A man consumes a beer in a Montreal establishment.CHRISTINNE MUSCHI (Reuters)
The sporadic beer to follow football on television or the digestive that puts an end to Sunday meals are not without risks.
This is one of the main conclusions of the report presented by the Canadian Center on Substance Consumption and Dependencies, a document prepared at the request of the Canadian Ministry of Health.
“Science evolves and recommendations on alcohol consumption must change.
Research tells us that there is no one type or amount of alcohol that is good for your health,” the document states.
The Canadian Center on Substance Dependencies and Consumption (CCSA) thus warns that the only way to not face alcohol-related health risks is zero consumption.
The latest recommendations from the Ministry, dating from 2011 and taking into account the advice issued that year by the CCSA, limit intake to a maximum of 15 standard drinks per week for men and 10 for women.
However, the report made public this Tuesday places one or two per week as a slight risk, while the moderate and highest risk are established, respectively, at three to six weekly and seven or more.
The CCSA defines as a standard drink a 341 milliliter beer, a 142 milliliter glass of wine or a 42 milliliter glass of liquor with 40% alcohol.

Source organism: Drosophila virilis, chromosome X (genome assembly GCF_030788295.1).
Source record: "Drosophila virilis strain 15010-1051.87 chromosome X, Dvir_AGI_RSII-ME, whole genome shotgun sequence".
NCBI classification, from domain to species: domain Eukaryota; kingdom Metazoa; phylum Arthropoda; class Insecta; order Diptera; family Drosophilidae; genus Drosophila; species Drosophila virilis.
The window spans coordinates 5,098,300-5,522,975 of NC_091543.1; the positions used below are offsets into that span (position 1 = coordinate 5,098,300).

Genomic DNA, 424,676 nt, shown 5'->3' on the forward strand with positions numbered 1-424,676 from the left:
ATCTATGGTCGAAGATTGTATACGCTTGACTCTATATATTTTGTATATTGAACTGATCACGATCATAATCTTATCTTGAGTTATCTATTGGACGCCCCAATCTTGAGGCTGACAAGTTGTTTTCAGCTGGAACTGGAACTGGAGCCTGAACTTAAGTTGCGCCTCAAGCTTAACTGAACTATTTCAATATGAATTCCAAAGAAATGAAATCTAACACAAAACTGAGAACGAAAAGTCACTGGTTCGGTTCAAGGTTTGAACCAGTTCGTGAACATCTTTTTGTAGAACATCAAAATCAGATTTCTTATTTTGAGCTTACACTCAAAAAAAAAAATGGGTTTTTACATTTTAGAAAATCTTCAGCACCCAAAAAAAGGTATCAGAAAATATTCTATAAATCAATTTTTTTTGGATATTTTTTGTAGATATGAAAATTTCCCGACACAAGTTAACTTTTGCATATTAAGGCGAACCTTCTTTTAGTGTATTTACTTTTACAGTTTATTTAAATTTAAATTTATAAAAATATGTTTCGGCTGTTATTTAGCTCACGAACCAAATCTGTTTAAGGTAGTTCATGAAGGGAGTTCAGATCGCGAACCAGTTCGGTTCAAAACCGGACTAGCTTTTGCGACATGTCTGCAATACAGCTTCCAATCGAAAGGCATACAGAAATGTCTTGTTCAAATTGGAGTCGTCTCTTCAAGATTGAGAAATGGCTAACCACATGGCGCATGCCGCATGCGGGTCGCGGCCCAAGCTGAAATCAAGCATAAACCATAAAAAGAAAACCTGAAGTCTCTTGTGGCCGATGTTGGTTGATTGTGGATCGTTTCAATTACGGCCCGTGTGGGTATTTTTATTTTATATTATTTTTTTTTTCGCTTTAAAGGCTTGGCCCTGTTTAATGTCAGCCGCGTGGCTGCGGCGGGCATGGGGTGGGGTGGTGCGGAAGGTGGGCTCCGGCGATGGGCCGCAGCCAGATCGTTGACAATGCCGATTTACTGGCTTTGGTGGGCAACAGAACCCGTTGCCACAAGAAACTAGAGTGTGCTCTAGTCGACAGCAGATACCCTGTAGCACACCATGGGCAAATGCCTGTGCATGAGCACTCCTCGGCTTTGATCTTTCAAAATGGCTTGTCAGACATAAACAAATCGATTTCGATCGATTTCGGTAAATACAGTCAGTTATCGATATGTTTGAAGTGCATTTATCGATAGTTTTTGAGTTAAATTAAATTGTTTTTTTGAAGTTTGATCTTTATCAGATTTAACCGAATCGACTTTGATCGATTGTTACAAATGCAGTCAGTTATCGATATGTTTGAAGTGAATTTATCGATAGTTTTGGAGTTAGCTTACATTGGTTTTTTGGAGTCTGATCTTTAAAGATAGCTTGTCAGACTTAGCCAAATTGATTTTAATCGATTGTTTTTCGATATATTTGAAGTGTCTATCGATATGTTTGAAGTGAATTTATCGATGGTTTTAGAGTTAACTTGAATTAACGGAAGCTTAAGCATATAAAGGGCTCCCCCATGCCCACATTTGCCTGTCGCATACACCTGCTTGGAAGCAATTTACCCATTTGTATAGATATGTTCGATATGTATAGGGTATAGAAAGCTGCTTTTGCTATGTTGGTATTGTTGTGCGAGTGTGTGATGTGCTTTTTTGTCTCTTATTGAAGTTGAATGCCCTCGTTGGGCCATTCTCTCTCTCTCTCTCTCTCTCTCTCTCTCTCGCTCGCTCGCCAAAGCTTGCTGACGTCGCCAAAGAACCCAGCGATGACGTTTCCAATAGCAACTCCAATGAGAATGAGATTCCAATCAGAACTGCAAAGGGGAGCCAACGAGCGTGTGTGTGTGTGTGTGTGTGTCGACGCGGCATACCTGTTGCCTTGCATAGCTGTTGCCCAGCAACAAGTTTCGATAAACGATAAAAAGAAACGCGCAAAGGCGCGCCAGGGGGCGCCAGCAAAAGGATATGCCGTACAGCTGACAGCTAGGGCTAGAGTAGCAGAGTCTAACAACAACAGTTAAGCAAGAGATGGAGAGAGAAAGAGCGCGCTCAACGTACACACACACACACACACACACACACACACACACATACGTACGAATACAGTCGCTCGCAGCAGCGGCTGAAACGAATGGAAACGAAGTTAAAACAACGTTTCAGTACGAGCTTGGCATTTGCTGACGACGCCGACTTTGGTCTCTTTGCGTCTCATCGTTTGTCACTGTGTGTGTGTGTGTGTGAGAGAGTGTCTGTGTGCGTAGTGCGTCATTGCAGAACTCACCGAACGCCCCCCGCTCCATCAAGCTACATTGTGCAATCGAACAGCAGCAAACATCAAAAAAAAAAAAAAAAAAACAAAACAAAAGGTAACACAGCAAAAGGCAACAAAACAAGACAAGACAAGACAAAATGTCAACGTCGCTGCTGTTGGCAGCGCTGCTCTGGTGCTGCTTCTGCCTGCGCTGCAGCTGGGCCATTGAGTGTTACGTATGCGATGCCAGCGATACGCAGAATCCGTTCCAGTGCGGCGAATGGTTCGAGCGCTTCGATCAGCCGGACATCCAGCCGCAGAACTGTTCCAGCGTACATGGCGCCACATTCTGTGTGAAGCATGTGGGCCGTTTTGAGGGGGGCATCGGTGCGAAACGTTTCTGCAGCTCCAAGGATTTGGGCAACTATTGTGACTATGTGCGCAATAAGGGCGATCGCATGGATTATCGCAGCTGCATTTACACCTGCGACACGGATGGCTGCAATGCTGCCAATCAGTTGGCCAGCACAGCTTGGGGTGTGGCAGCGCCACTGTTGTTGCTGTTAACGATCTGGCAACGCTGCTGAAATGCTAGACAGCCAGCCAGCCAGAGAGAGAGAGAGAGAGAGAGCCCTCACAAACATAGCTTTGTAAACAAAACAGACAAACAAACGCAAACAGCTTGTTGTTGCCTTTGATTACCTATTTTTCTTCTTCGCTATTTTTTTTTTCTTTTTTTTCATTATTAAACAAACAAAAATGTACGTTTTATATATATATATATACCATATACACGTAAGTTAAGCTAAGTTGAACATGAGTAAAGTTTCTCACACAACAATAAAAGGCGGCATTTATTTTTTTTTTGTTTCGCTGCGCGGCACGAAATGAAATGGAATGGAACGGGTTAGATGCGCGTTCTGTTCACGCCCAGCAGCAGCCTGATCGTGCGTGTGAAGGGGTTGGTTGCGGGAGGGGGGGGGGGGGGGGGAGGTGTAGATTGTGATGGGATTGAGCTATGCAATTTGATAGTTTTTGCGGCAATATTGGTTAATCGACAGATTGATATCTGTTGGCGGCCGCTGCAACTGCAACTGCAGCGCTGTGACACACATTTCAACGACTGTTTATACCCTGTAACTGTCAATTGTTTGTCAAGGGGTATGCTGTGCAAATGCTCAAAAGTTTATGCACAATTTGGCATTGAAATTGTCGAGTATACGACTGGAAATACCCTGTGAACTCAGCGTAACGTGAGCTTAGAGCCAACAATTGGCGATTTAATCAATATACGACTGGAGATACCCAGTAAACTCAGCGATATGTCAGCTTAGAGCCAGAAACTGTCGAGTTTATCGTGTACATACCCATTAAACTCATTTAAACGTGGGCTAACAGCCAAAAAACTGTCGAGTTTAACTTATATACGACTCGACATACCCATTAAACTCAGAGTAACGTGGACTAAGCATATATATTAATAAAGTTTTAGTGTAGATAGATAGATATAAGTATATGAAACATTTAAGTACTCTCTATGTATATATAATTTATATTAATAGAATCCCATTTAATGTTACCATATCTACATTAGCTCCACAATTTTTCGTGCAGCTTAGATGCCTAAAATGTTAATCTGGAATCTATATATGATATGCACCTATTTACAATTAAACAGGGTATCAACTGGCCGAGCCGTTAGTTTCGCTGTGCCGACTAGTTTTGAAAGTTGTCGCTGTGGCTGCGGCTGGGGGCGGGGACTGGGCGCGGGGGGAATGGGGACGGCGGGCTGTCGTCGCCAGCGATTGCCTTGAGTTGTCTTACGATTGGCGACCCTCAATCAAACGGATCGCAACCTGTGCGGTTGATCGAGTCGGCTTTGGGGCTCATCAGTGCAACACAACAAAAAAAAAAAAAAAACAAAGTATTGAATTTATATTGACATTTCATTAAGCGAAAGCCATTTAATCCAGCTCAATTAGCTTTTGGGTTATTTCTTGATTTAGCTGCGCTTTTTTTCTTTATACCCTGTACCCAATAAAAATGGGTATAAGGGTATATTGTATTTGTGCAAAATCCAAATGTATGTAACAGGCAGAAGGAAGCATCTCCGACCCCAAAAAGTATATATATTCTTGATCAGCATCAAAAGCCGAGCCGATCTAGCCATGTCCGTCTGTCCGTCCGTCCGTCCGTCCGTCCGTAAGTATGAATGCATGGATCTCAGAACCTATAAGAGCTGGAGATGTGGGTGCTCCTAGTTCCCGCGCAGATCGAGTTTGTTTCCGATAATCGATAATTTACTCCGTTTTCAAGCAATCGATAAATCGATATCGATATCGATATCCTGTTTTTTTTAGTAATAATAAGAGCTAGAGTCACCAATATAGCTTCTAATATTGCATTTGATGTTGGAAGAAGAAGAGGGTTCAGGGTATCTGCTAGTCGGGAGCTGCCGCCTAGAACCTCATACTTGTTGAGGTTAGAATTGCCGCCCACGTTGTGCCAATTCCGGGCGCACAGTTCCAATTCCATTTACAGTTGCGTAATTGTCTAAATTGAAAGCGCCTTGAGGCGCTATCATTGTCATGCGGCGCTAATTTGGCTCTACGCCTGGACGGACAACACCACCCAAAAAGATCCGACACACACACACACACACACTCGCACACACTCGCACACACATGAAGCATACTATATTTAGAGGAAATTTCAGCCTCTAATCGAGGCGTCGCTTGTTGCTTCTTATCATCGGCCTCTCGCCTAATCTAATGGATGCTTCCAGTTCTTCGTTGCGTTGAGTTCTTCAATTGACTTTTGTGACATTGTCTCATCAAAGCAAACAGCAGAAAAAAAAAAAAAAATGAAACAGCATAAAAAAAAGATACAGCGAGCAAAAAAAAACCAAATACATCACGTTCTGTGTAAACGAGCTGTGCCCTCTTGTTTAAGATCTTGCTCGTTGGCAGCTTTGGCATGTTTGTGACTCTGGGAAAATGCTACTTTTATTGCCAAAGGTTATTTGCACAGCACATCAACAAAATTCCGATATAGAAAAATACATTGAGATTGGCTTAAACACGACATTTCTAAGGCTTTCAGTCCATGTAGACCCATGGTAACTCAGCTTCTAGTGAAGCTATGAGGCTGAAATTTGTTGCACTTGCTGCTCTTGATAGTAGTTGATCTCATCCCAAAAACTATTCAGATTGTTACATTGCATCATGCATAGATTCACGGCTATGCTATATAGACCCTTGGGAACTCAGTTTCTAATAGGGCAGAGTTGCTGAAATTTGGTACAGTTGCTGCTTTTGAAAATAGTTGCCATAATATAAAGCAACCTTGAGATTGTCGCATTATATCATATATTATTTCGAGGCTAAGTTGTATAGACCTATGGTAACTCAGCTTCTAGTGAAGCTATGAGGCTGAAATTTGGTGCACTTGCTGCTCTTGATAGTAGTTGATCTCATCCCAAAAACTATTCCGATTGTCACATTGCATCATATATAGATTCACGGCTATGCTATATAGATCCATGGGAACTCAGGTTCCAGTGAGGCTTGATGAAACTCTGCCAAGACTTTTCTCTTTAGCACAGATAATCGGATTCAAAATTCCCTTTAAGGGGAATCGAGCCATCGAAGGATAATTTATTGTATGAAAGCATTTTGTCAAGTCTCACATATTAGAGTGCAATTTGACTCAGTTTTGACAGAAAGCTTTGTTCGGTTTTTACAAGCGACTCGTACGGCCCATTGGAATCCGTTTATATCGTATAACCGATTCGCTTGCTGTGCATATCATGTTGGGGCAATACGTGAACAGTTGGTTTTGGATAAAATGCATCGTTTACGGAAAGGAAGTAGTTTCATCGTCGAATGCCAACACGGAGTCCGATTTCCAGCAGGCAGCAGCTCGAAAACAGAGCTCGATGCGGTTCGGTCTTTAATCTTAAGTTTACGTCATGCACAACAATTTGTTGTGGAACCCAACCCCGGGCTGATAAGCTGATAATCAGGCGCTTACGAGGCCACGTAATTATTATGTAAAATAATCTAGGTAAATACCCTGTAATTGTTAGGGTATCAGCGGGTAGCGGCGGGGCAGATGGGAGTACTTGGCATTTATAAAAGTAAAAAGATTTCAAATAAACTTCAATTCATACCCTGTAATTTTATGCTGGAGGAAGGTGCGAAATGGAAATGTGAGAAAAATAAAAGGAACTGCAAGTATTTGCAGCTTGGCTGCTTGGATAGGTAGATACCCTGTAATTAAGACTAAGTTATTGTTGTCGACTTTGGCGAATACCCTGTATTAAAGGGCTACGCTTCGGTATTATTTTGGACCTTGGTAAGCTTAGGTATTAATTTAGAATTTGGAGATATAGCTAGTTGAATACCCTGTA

The report especially highlights the risks related to breast and colon cancer, as well as cardiovascular problems;
it also mentions the number of deaths and injuries from accidents.
Experts warn that "a good part of the Canadian population is already at a risk level": 17% consume between three and six drinks a week, while 40% exceed that amount.
Australian authorities, for example, recommend a maximum of 10 per week.
In the United States, the suggestion is not to exceed two a day for men and one for women.
In this way, the report proposes to the Canadian authorities guidance on each level of risk instead of suggested maximum amounts.
It also puts other elements into consideration in order to reduce alcohol consumption.
One of them is a mandatory labeling that more pronouncedly indicates its health risks, in addition to including the number of standard drinks per container.
The Canadian Cancer Society, which applauds the report, has long called on the government to force cancer-producing companies to add such information to labels.
A survey carried out in February of last year showed that 80% of those consulted are in favor of the measure.
The Educ'alcool organization also supports the proposal.
Its general director, Geneviève Desautels, stated that it is essential to “inform, raise awareness and provide tools to the population”.
"Alcohol and health benchmarks call for a cultural shift," the report cites, "to raise awareness and help better manage risk."
The Ministry of Health of Canada appreciated the work of the CCSA experts, indicating that it reviews the document in detail and noting that alcohol consumption represents a significant problem for communities in the country.
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